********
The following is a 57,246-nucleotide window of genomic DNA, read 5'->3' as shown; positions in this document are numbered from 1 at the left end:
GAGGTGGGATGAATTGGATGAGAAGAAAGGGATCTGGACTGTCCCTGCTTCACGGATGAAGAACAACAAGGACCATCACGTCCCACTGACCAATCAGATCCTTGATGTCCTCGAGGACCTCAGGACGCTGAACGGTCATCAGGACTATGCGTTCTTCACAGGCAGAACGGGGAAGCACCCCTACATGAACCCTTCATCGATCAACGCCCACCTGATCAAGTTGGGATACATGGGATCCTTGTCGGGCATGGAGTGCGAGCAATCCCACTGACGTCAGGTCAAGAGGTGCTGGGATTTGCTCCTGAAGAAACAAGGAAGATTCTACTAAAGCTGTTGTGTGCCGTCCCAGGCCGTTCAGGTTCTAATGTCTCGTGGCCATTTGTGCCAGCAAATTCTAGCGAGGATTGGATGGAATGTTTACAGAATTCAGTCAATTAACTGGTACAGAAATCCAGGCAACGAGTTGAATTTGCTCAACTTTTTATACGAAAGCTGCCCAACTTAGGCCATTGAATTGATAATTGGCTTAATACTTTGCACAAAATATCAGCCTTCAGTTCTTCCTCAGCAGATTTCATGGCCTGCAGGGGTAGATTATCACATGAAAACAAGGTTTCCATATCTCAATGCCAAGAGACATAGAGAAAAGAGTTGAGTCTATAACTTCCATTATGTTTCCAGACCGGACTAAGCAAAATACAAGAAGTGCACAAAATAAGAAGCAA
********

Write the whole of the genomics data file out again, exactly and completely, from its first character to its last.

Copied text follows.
The following is a 57,246-nucleotide window of genomic DNA, read 5'->3' as shown; positions in this document are numbered from 1 at the left end:
GAGGTGGGATGAATTGGATGAGAAGAAAGGGATCTGGACTGTCCCTGCTTCACGGATGAAGAACAACAAGGACCATCACGTCCCACTGACCAATCAGATCCTTGATGTCCTCGAGGACCTCAGGACGCTGAACGGTCATCAGGACTATGCGTTCTTCACAGGCAGAACGGGGAAGCACCCCTACATGAACCCTTCATCGATCAACGCCCACCTGATCAAGTTGGGATACATGGGATCCTTGTCGGGCATGGAGTGCGAGCAATCCCACTGACGTCAGGTCAAGAGGTGCTGGGATTTGCTCCTGAAGAAACAAGGAAGATTCTACTAAAGCTGTTGTGTGCCGTCCCAGGCCGTTCAGGTTCTAATGTCTCGTGGCCATTTGTGCCAGCAAATTCTAGCGAGGATTGGATGGAATGTTTACAGAATTCAGTCAATTAACTGGTACAGAAATCCAGGCAACGAGTTGAATTTGCTCAACTTTTTATACGAAAGCTGCCCAACTTAGGCCATTGAATTGATAATTGGCTTAATACTTTGCACAAAATATCAGCCTTCAGTTCTTCCTCAGCAGATTTCATGGCCTGCAGGGGTAGATTATCACATGAAAACAAGGTTTCCATATCTCAATGCCAAGAGACATAGAGAAAAGAGTTGAGTCTATAACTTCCATTATGTTTCCAGACCGGACTAAGCAAAATACAAGAAGTGCACAAAATAAGAAGCAA